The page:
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Thread: Rural Sourcing

  1. Default Re: Rural Sourcing

    Quote Originally Posted by Ross MacLochness View Post
    My company offered me a spokies or transit pass in lieu of paying for part of parking FWIW.
    Sounds like you work for a pretty innovative and urban-minded company. Congrats!
    NOTICE: I WORK FOR A DOWNTOWN TOURIST ATTRACTION

  2. Default Re: Rural Sourcing

    We donít provide our employees with parking in Bricktown, though I have been working with a lot operator to implement something. Itís difficult for us because we have quite a few part time employees (in fact technically nearly all of them are) so I would have to provide a ton of individual parking passes for people who sometimes only work a few times per month. Itís a tough thing for service industry providers.

    But I definitely would consider discussing some streetcar privileges for my staff who live nearby, or even those who might wish to park free elsewhere and ride in. I think this can create opportunities for a reshuffling of parking demand, and perhaps make use of free off-peak parking in other districts.

    Since Iím in the Heritage Hills/Mesta area Iím personally giving serious consideration to doing away with my company vehicle in favor of a more practical used cargo van or something, which would be parked full time in the Bricktown garage. Then I could get to work on some combination of streetcar, walking, bicycle, scooter, motorcycle or Uber/Lyft on bad weather days (or if course drive the van home). I already use my motorcycle more than my car anyway. A nice walk or pedal to the streetcar would be relaxing, and there is a stop literally in front of the door to my office.

    Also might enable me to get a ďfunĒ personal vehicle for the first t8me in years, such as an old Jeep or the like. Iím giving real consideration to this show idea, and Iím sure there are many others whose lives are centered near the streetcar who are doing the same.
    NOTICE: I WORK FOR A DOWNTOWN TOURIST ATTRACTION

  3. #28

    Default Re: Rural Sourcing

    Quote Originally Posted by dankrutka View Post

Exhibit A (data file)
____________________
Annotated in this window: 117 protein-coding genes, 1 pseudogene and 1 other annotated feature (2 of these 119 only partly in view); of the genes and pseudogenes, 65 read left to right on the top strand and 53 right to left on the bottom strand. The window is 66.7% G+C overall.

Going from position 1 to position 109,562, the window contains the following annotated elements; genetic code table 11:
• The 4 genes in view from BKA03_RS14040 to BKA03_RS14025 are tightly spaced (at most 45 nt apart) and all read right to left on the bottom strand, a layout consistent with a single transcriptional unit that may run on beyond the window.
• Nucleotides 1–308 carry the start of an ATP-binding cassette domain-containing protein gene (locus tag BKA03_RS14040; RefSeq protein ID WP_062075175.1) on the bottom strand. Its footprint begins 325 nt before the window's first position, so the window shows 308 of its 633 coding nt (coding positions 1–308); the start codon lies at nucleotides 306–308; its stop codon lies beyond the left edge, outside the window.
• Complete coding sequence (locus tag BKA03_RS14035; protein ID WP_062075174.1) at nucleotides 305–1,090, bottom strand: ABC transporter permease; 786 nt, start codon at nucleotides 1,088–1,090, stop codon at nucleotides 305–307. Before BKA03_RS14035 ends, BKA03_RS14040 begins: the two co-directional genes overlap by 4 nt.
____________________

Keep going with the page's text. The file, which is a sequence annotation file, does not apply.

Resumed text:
I'm honestly asking, what infrastructure do you think needs to be created to give people the option to use or not use a parking spot? Aside from that, the streetcar will open in just a few months so, in this case, the streetcar would be finished long before the company moves in.
    Listen, no doubt you could offer people a certain amount of money to just not make use of a company parking spot, and perhaps you'll get a few bites, but I know it was not long ago that I would talk to people who lived in Deep Deuce and thought nothing of driving to their office elsewhere in downtown.

    This is conjecture on my part, so anyone who is wiser, please correct me: My guess is that businesses get substantially better rates in an already cheap urban area to park. From their perspective: do you risk buying less parking than you may need in hopes that you have enough people willing to arrive to work via other means. It's not like they're going to be offering the employees the equivalent in what the employee would pay if they had to pay for parking themselves (and I imagine more businesses than we'd care to guess actually leave this responsibility up to the employee in the first place). And even if they were to offer the no-parking benefit, it may not be a large enough amount for many people from this region of the country to justify having to cover the cost if they do choose/need to uber/drive/park.

    If the assumptions above ring true than the "infrastructure" I'm talking about are deals with Embark to get cheaper rates, better service times, those types of incentives that can come about when you have 50 businesses sending a steady income to public transit. And since the Streetcar at least makes the connections between all the housing stock in Midtown and even some Heritage/Mesta dwellers more stable, you may actually be able to convince 5% of your workforce to give up the car for an extra $25/week.

    I live a block from the nearest 005 stop (one of the few lines that runs past 7PM): if I worked downtown, even with the streetcar operating I'm not sure I'd even consider taking transit due to the 30 minute bus frequency. Bump that frequency down to even 18 minutes and I can at least consider planning my morning/afternoon around the trip, but even then an 18 minute lead + a 12 minute lead looks a whole lot different than a 15 minute lead + an 8 minute lead. It's about margins for error along with cost-effective movement. It's still too cheap to park downtown and so something beyond urban purists is going to have to create the value in transit.

  4. #29
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    Default Re: Rural Sourcing

    Couldn't do it everyday due to weather, but what about parking near downtown, and buying your own electric scooter?

  5. #30

    Default Re: Rural Sourcing

    Quote Originally Posted by BLJR View Post